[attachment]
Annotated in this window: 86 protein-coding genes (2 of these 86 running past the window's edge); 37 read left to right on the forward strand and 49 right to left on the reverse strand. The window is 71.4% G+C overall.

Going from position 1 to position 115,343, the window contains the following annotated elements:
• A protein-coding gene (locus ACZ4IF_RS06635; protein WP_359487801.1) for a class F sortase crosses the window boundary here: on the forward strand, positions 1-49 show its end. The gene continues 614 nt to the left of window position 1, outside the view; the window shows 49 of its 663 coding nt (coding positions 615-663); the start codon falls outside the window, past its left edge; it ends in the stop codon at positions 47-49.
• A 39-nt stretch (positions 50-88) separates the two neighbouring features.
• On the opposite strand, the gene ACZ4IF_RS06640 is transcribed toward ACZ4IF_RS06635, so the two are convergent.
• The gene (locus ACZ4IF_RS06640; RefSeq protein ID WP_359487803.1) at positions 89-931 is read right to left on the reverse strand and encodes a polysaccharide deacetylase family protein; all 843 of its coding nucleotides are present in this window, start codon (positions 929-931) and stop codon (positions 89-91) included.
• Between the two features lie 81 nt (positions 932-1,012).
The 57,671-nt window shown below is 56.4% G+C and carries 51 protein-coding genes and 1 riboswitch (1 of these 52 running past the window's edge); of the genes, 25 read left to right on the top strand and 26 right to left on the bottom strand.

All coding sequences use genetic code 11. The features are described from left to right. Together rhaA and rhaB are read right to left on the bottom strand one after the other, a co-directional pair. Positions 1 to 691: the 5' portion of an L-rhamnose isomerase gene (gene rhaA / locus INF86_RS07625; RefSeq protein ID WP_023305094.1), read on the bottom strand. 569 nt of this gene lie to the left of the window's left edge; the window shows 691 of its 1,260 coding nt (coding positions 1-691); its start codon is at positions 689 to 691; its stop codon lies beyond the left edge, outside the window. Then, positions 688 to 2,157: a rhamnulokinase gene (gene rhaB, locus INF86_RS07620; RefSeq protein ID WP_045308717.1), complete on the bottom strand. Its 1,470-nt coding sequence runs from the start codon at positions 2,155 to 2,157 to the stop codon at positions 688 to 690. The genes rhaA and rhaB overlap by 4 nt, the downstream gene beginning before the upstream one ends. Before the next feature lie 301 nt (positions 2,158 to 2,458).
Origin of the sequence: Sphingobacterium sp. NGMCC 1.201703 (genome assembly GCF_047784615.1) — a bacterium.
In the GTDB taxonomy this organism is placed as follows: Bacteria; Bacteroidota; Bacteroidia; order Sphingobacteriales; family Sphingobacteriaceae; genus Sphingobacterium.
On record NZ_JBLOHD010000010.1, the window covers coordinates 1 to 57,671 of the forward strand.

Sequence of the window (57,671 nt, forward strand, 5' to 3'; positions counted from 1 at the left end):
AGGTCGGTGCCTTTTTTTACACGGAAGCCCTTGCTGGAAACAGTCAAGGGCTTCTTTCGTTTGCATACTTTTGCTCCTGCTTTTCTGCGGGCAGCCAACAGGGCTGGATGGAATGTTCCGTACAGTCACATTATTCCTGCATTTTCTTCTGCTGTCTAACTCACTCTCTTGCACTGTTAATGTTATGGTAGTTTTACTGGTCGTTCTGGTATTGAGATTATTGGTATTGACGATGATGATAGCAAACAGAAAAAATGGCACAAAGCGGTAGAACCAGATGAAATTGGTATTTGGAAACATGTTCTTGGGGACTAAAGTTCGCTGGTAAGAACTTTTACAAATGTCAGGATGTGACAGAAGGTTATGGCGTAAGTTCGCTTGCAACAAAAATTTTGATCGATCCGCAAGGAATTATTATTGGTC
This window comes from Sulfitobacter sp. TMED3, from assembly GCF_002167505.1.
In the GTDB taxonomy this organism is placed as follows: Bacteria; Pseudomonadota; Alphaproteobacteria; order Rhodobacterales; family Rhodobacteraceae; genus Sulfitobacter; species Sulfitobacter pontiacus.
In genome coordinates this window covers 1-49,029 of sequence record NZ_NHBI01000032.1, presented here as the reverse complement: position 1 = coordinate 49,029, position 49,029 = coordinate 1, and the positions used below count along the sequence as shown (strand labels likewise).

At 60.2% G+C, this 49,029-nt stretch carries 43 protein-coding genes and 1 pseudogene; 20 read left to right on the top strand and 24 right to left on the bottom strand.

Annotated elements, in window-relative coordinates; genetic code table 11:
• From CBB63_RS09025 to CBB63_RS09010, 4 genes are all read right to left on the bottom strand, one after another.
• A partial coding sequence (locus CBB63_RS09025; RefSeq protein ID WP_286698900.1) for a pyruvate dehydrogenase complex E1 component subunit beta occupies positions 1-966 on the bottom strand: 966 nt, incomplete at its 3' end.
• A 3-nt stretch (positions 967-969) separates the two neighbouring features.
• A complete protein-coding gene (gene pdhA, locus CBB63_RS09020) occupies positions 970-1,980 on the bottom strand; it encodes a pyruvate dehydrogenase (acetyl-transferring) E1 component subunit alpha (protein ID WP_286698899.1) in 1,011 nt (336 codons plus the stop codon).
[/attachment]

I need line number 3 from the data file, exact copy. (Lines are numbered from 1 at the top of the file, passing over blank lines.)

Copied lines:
• A protein-coding gene (locus ACZ4IF_RS06635; protein WP_359487801.1) for a class F sortase crosses the window boundary here: on the forward strand, positions 1-49 show its end. The gene continues 614 nt to the left of window position 1, outside the view; the window shows 49 of its 663 coding nt (coding positions 615-663); the start codon falls outside the window, past its left edge; it ends in the stop codon at positions 47-49.